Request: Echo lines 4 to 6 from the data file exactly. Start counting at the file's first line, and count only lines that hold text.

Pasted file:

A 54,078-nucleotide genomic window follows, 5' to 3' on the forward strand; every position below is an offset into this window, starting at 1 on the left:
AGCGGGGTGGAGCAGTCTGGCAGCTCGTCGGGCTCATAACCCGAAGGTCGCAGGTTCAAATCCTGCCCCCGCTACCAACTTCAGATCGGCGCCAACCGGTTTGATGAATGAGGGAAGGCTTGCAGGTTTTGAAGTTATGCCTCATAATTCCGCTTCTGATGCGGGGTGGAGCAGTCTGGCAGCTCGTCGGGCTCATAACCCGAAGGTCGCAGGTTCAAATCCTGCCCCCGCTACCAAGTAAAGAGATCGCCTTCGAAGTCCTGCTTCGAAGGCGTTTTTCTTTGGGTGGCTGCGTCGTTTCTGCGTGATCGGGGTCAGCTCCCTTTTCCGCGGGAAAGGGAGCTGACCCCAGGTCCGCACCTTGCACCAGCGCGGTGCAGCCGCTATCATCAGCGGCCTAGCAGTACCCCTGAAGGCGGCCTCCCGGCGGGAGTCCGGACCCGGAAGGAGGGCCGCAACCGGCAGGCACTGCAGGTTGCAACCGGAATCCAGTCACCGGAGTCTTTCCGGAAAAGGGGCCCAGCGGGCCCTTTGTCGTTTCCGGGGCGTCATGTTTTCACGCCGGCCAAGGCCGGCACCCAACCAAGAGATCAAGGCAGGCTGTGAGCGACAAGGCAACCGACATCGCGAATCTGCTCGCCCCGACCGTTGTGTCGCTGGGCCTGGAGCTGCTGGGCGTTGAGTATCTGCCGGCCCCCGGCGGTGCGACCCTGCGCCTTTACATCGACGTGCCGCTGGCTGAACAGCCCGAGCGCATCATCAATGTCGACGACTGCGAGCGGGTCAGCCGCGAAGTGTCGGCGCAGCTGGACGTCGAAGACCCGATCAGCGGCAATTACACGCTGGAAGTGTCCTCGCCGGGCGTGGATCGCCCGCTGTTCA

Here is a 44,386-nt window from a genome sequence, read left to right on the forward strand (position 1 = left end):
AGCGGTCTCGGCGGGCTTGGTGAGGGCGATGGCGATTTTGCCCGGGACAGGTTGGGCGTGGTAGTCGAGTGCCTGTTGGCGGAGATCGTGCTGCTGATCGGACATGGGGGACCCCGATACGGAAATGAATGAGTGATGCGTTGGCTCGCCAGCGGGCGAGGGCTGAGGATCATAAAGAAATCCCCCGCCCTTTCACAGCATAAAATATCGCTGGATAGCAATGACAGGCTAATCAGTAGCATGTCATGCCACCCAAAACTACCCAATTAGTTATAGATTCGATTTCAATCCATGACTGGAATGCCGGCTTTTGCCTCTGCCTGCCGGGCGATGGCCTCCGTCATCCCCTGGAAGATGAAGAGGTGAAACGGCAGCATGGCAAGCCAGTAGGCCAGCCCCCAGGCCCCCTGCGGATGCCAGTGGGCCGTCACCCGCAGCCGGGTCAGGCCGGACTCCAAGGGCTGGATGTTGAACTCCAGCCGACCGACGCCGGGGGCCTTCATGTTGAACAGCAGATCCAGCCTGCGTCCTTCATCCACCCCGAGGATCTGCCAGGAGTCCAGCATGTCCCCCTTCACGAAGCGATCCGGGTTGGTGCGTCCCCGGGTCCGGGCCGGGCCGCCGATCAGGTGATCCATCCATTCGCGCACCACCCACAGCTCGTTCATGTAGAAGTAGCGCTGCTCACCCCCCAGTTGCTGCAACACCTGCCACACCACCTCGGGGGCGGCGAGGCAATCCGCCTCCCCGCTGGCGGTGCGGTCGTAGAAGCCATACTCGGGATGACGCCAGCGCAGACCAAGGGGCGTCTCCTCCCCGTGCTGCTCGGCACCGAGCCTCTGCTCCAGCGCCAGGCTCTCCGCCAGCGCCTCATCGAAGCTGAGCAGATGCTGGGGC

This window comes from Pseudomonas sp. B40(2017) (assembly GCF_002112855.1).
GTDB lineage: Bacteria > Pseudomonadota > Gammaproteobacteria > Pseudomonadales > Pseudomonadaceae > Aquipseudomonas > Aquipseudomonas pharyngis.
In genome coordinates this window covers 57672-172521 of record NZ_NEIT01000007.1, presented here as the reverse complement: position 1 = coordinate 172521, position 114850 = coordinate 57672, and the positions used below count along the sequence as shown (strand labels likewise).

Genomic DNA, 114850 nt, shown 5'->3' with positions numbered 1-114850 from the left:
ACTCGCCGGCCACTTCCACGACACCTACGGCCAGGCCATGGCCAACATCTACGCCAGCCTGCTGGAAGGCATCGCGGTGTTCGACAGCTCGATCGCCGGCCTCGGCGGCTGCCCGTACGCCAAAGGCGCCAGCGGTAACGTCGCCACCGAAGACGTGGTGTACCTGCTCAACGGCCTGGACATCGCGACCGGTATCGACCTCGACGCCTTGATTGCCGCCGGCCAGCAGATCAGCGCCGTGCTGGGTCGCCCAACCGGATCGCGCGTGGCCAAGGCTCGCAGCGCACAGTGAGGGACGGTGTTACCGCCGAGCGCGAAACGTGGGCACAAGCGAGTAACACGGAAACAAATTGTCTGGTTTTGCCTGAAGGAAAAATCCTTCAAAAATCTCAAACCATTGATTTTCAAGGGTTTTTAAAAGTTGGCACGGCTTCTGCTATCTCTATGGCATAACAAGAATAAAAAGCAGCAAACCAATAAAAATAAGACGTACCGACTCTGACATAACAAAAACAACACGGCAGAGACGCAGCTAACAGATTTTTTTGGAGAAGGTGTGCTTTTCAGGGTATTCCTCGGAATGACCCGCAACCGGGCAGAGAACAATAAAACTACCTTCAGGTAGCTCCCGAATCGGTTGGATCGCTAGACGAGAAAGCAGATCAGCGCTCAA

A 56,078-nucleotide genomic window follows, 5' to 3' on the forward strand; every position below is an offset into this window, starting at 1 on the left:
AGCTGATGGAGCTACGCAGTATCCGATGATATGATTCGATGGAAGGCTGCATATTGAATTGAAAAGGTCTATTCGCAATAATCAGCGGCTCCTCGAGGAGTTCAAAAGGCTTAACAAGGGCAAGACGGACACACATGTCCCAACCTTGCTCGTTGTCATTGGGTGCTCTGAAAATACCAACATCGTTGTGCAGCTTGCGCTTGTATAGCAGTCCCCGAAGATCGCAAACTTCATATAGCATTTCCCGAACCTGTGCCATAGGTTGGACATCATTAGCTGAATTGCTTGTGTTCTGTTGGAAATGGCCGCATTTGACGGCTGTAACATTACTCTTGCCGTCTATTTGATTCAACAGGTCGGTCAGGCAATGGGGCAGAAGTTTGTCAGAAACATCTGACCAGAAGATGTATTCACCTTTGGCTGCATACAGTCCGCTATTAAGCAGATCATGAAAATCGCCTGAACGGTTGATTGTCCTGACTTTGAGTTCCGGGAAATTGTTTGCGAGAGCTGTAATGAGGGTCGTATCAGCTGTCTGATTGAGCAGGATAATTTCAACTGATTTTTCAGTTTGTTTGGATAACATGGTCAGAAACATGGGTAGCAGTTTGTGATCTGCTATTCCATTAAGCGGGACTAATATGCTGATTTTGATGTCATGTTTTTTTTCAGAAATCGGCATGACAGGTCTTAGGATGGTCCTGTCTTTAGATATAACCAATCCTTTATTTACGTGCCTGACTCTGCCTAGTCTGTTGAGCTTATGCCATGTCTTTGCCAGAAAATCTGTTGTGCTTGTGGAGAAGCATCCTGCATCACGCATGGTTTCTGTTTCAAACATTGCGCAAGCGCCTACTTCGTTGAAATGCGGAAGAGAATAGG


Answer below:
AGCGGTCTCGGCGGGCTTGGTGAGGGCGATGGCGATTTTGCCCGGGACAGGTTGGGCGTGGTAGTCGAGTGCCTGTTGGCGGAGATCGTGCTGCTGATCGGACATGGGGGACCCCGATACGGAAATGAATGAGTGATGCGTTGGCTCGCCAGCGGGCGAGGGCTGAGGATCATAAAGAAATCCCCCGCCCTTTCACAGCATAAAATATCGCTGGATAGCAATGACAGGCTAATCAGTAGCATGTCATGCCACCCAAAACTACCCAATTAGTTATAGATTCGATTTCAATCCATGACTGGAATGCCGGCTTTTGCCTCTGCCTGCCGGGCGATGGCCTCCGTCATCCCCTGGAAGATGAAGAGGTGAAACGGCAGCATGGCAAGCCAGTAGGCCAGCCCCCAGGCCCCCTGCGGATGCCAGTGGGCCGTCACCCGCAGCCGGGTCAGGCCGGACTCCAAGGGCTGGATGTTGAACTCCAGCCGACCGACGCCGGGGGCCTTCATGTTGAACAGCAGATCCAGCCTGCGTCCTTCATCCACCCCGAGGATCTGCCAGGAGTCCAGCATGTCCCCCTTCACGAAGCGATCCGGGTTGGTGCGTCCCCGGGTCCGGGCCGGGCCGCCGATCAGGTGATCCATCCATTCGCGCACCACCCACAGCTCGTTCATGTAGAAGTAGCGCTGCTCACCCCCCAGTTGCTGCAACACCTGCCACACCACCTCGGGGGCGGCGAGGCAATCCGCCTCCCCGCTGGCGGTGCGGTCGTAGAAGCCATACTCGGGATGACGCCAGCGCAGACCAAGGGGCGTCTCCTCCCCGTGCTGCTCGGCACCGAGCCTCTGCTCCAGCGCCAGGCTCTCCGCCAGCGCCTCATCGAAGCTGAGCAGATGCTGGGGC

This window comes from Pseudomonas sp. B40(2017) (assembly GCF_002112855.1).
GTDB lineage: Bacteria > Pseudomonadota > Gammaproteobacteria > Pseudomonadales > Pseudomonadaceae > Aquipseudomonas > Aquipseudomonas pharyngis.